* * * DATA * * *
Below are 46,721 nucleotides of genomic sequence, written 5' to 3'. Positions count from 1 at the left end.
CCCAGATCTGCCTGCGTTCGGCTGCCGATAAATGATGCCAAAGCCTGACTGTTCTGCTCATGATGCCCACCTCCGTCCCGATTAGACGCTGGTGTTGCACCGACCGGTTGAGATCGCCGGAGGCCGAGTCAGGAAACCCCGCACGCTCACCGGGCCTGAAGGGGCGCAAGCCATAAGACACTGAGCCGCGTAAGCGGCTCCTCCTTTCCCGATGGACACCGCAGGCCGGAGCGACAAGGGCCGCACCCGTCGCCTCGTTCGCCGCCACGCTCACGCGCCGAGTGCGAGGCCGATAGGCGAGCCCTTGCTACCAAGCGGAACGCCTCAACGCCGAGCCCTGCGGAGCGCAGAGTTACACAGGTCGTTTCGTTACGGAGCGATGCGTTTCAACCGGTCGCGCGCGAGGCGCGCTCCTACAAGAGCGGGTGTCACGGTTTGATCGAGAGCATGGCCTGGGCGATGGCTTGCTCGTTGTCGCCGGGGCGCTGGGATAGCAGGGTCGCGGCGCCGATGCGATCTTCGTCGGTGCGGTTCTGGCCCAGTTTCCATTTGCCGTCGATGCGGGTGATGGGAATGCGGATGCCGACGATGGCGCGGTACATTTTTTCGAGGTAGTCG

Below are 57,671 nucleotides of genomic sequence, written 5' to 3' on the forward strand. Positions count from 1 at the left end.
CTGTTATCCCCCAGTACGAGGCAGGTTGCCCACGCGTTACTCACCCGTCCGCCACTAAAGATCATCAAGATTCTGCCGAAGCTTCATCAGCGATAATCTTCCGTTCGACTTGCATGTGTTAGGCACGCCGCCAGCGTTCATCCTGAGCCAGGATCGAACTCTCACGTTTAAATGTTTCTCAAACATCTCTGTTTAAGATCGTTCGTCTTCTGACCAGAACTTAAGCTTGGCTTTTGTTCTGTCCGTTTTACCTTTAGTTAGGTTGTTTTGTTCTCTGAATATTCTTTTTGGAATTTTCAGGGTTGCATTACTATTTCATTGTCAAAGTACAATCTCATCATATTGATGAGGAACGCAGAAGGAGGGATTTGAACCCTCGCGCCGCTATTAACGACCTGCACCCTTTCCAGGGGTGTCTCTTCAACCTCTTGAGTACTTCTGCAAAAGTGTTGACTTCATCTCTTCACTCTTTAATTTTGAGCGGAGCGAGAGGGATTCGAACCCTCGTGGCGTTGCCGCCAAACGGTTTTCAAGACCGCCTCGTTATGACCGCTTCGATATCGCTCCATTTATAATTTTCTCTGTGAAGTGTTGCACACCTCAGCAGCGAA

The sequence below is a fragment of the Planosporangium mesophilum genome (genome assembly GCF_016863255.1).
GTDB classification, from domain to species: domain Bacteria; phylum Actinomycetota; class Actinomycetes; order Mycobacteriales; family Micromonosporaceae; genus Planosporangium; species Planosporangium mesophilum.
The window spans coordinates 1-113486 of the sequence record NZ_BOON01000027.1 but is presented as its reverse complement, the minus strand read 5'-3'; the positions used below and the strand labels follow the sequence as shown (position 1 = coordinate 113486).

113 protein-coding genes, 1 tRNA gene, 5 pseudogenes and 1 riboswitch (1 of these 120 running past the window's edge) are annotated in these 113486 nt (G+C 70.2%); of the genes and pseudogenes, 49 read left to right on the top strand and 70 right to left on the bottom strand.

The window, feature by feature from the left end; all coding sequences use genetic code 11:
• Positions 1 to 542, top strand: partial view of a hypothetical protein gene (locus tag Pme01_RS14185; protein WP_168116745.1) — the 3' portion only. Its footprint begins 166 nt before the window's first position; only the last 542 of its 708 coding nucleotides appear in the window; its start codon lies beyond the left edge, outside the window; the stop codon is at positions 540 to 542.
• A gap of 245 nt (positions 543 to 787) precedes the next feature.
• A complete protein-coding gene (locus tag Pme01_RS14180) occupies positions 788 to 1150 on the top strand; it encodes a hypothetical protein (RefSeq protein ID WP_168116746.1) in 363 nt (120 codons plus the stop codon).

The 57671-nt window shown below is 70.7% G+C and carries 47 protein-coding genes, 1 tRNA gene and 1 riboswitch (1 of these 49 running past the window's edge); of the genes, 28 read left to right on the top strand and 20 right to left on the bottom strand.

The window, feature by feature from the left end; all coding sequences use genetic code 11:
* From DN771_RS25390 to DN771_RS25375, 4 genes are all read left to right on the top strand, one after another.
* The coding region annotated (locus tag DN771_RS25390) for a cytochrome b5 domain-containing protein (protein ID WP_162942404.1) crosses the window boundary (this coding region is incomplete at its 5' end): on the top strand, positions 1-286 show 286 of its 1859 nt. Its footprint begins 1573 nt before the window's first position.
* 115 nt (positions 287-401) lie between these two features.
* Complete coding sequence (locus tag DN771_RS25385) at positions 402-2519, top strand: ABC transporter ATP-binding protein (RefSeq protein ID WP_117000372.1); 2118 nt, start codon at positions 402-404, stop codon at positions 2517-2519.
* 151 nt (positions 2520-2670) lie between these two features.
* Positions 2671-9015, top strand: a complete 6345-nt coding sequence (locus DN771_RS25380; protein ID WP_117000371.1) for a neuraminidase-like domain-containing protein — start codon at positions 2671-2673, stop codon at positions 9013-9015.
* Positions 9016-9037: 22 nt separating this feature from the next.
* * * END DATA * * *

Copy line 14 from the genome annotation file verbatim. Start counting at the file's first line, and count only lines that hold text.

The window, feature by feature from the left end; all coding sequences use genetic code 11: